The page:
Senate bill seeks 20 to 40 years jail time for joining terror groups

Camille Elemia
Senate bill seeks 20 to 40 years jail time for joining terror groups
'This bill seeks to penalize any person who becomes a member or manifests his/her intention to become a member of any terrorist organization,' says Senator Gregorio Honasan II

MANILA, Philippines – A Senate bill seeks to criminalize membership in any local or terrorist organization.

Senator Gregorio Honasan II filed Senate Bill 1396, declaring as unlawful any membership in any terrorist group outlawed by the Philippines or designated as such by the United Nations.

In filing the measure, Honasan said terrorism remains one of the most serious threats to international peace and security. 

“In order to strengthen our law enforcement arsenal against this evil, this bill seeks to penalize any person who becomes a member or manifests his/her intention to become a member of any terrorist organization,” Honasan said in his explanatory note.

The bill states that: “It shall be unlawful for any person to knowingly become a member or manifest his/her intention to become a member of any Philippine court-proscribed or United Nations Security Council-Designated Terrorist Organization,” including the Abu Sayyaf and the Islamic State, also known as ISIS, ISIL, or Daesh, among others.

Those found guilty shall suffer the penalty of reclusion perpetua or imprisonment for at least 20 years to 40 years.

The bill also states that no person shall be convicted of any of the crimes “unless on the testimony of at least two witnesses to the same overt act or confession.”

ISIS links in Mindanao

No counterpart measure has been filed with the House of Representatives. But Quezon City Representative Winnie Castelo has filed resolutions urging the House committee on public order to investigate the establishment of ISIS networks in Mindanao.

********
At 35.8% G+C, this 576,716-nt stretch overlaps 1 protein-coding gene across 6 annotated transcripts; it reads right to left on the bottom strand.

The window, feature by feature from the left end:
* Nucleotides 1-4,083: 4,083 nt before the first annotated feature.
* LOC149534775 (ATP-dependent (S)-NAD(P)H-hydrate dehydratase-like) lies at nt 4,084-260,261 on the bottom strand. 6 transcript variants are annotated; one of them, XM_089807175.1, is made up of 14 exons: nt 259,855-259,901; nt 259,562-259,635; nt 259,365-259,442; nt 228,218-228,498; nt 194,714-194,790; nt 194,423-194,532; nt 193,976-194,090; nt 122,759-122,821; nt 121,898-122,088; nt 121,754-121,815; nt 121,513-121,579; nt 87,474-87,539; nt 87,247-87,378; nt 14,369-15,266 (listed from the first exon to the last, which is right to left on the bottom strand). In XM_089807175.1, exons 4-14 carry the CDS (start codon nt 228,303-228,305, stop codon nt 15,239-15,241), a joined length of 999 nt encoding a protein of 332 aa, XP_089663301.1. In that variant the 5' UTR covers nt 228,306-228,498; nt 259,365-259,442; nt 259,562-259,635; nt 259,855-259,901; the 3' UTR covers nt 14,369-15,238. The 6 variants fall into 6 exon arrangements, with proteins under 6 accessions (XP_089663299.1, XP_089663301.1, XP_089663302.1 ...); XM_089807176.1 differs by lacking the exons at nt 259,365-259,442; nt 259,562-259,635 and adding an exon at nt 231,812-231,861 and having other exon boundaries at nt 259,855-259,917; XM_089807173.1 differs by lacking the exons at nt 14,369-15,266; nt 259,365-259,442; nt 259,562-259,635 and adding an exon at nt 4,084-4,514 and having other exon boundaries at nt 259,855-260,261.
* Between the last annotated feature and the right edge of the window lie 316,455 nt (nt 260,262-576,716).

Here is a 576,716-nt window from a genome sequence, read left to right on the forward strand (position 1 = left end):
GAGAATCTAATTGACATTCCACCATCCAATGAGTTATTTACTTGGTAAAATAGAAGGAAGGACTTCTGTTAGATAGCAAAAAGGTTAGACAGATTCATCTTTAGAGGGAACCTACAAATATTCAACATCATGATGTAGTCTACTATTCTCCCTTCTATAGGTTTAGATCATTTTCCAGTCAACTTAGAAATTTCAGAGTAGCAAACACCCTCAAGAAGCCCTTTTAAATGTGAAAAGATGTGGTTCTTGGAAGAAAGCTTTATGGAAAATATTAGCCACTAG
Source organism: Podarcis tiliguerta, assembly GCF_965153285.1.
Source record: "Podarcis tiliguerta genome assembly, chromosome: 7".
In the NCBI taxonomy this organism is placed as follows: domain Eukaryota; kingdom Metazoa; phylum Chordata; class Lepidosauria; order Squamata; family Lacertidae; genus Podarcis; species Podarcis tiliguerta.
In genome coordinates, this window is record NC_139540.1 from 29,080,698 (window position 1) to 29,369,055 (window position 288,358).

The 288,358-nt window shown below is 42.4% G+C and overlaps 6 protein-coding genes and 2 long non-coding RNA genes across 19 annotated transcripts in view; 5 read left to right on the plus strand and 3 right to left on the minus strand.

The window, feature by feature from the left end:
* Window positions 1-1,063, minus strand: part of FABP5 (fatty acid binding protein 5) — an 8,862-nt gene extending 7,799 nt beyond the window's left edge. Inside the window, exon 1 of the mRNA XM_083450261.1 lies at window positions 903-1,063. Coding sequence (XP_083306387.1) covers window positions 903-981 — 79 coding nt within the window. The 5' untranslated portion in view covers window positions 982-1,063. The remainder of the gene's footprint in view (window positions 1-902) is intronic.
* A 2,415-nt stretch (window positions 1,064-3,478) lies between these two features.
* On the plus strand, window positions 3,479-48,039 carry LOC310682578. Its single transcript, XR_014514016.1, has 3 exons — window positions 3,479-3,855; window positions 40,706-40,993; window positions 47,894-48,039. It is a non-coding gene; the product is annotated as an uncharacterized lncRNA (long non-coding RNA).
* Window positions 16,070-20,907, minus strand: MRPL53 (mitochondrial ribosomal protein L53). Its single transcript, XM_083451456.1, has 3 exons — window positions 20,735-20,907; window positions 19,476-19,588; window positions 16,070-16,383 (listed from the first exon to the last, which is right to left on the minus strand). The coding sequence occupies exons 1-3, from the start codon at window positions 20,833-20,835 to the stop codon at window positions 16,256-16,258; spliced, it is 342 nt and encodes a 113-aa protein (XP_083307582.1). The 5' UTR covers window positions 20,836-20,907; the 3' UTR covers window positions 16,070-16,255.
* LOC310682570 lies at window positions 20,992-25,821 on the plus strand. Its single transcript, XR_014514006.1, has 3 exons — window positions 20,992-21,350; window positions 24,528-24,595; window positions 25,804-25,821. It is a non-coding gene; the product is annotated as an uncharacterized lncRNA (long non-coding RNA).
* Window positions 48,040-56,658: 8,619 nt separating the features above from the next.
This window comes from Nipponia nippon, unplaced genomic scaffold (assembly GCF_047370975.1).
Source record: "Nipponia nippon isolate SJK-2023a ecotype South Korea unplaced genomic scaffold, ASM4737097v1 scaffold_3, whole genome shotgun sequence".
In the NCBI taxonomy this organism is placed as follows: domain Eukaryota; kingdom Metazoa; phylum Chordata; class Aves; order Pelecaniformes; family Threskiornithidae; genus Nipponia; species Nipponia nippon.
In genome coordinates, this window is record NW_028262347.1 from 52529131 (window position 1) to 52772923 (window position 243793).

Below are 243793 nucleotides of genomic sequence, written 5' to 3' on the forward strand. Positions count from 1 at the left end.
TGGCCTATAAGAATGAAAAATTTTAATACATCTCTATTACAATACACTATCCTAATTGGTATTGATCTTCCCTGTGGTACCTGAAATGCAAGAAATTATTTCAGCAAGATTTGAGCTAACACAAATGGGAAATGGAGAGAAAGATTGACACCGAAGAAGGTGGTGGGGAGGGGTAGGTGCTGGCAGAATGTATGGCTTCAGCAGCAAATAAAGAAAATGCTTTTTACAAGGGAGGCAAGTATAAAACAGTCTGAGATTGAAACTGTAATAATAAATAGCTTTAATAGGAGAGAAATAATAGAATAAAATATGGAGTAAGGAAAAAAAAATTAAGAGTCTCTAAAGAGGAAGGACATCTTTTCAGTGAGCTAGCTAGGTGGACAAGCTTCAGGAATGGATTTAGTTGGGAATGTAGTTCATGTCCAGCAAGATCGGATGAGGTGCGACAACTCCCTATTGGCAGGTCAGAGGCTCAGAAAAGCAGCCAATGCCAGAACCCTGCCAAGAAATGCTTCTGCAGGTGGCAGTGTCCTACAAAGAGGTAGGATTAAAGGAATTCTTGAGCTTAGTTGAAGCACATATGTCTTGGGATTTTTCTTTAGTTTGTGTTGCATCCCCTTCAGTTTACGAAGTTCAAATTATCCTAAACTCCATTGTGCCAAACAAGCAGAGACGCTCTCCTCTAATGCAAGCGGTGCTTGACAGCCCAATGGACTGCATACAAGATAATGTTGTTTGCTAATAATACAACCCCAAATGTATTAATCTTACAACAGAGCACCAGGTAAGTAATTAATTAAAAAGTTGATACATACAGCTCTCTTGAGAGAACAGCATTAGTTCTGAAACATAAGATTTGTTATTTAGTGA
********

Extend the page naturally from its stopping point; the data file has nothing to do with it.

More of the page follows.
Documents obtained by Rappler show that a Filipino millennial was among those who beheaded a Caucasian in an ISIS video released in June 2016.

ISIS has also called on its followers in Southeast Asia to fight for the terror group either in Syria or in the Philippines.

There is growing concern that ISIS militants in Syria could look for refuge in Southeast Asian countries as the terrorist group continues to lose ground in the Middle East.

In January, Philippine Defense Secretary Delfin Lorenzana claimed ISIS made direct links with Abu Sayyaf senior leader Isnilon Hapilon to look for a suitable area for a caliphate in Mindanao.

Hapilon also reportedly linked up with the Maute brothers in Central Mindanao.

The Philippine military has stepped up its offensive against the Abu Sayyaf, setting a deadline to significantly weaken the local terrorist group by the end of June 2017. – with a report from Carmela Fonbuena /

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Camille Elemia

Camille Elemia is Rappler's lead reporter for media, disinformation issues, and democracy. She won an ILO award in 2017. She received the prestigious Fulbright-Hubert Humphrey fellowship in 2019, allowing her to further study media and politics in the US. Email